Improving plastic semiconductors by draining them

Using a chemical trick we have removed water from polymer semiconductors and achieved significant improvements in their performance.

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May 17, 2019

Plastic (or polymer) semiconductors offer a unique combination of mechanical, electrical and optical properties paired with the possibility to process them on flexible substrates by printing techniques. This makes them attractive as a cheap solution for energy harvesting, lighting or display applications. Their inherent strength are strong absorption and emission of light which are fundamentally important for solar cells or light-emitting diodes (LEDs). However, the most efficient solar cells and LEDs additionally require an exceptionally good and barrier-free transport of charges.  

Unfortunately, the electrical properties of plastic semiconductors are not an inherent strength: The relatively weakly bound and almost chaotic microstructure of plastic semiconductors as well as their comparatively low chemical purity, tend to limit their performance. We show, that a lot of this is caused by water molecules trapped in these soft materials. We have found a way to passivate detrimental water molecules in plastic semiconductors and achieved significant improvements in their performance. The passivation is done by a chemical trick that binds water molecules to an additive in the polymer, preventing it from interacting unfavorably with the semiconductor (Figure below). This way, the electrical properties of polymer diodes (such as used in solar cells or LEDs) could be improved by several orders of magnitude. We were even able to demonstrate that we can now approach a material intrinsic limit, a first for plastic semiconductors. The removal of water using our “additive trick” furthermore yielded a significant improvement in the overall lifetime and stability of diodes made from these materials.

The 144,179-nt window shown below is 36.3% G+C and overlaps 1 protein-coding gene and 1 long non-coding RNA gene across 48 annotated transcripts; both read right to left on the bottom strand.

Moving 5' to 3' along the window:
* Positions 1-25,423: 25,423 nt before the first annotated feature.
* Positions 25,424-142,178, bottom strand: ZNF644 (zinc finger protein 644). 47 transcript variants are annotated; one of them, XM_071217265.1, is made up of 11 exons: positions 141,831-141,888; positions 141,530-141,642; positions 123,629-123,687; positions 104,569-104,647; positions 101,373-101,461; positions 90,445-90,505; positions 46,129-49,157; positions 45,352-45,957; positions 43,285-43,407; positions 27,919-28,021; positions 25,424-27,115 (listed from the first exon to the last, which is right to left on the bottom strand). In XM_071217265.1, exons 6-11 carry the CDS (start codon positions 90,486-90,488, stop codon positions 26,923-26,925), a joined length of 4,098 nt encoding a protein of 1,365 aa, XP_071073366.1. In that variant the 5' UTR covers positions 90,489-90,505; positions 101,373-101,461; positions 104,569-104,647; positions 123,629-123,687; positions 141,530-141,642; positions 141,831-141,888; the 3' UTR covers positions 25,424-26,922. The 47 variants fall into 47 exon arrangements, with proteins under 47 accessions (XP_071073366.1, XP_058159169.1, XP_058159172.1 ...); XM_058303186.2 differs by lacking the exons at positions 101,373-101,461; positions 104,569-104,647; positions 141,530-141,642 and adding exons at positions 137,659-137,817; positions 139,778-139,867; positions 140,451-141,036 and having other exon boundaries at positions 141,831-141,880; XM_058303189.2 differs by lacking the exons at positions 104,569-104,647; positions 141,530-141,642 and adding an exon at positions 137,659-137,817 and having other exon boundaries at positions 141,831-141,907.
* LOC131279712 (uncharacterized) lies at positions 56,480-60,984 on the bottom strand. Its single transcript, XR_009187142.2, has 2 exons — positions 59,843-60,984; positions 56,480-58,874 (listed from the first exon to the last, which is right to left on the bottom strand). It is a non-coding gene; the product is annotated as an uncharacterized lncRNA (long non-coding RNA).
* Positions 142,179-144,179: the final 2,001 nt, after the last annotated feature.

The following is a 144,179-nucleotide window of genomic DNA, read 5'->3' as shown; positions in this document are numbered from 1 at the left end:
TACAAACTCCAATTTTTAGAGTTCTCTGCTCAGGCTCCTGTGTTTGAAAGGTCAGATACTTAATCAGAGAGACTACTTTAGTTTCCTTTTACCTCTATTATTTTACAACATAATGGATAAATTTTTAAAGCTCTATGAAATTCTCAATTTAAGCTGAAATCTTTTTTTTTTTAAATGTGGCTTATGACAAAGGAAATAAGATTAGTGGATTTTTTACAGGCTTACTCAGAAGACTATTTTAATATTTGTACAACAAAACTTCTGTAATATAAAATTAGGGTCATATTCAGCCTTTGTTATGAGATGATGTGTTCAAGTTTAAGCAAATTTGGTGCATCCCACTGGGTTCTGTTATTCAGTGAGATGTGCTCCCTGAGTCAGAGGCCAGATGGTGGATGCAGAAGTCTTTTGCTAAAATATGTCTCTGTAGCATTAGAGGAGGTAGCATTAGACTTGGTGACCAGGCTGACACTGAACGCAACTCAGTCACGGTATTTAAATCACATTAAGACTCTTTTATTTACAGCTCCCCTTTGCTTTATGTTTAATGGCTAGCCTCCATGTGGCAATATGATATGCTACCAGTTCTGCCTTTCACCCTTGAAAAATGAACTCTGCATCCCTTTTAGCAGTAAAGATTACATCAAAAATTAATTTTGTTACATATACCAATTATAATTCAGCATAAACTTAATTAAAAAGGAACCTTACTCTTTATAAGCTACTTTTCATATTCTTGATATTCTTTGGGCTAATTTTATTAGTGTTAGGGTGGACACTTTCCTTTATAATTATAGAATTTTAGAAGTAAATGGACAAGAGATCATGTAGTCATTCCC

Illustration of the movement of charges in a plastic semiconductor hindered by water molecules (left) and with the water being displaced by an additive (right) resulting in unhindered movement of charges.

Since the electrical performance is one of the key factors that currently limits the performance of printed solar cells and diodes, our work, therefore, constitutes an important proof-of-concept demonstration how their overall efficiency can be improved in the future. Our findings are likely to have important applications for improving not only the charge transport properties of polymer diodes, LEDs and solar cells, but might also allow the study and improvement of other fundamental characteristics of these devices.

Blog post and illustrations jointly conceptualized by Mark Nikolka and Deepak Venkateshvaran. 

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Mark Nikolka

Research Fellow, University of Cambridge

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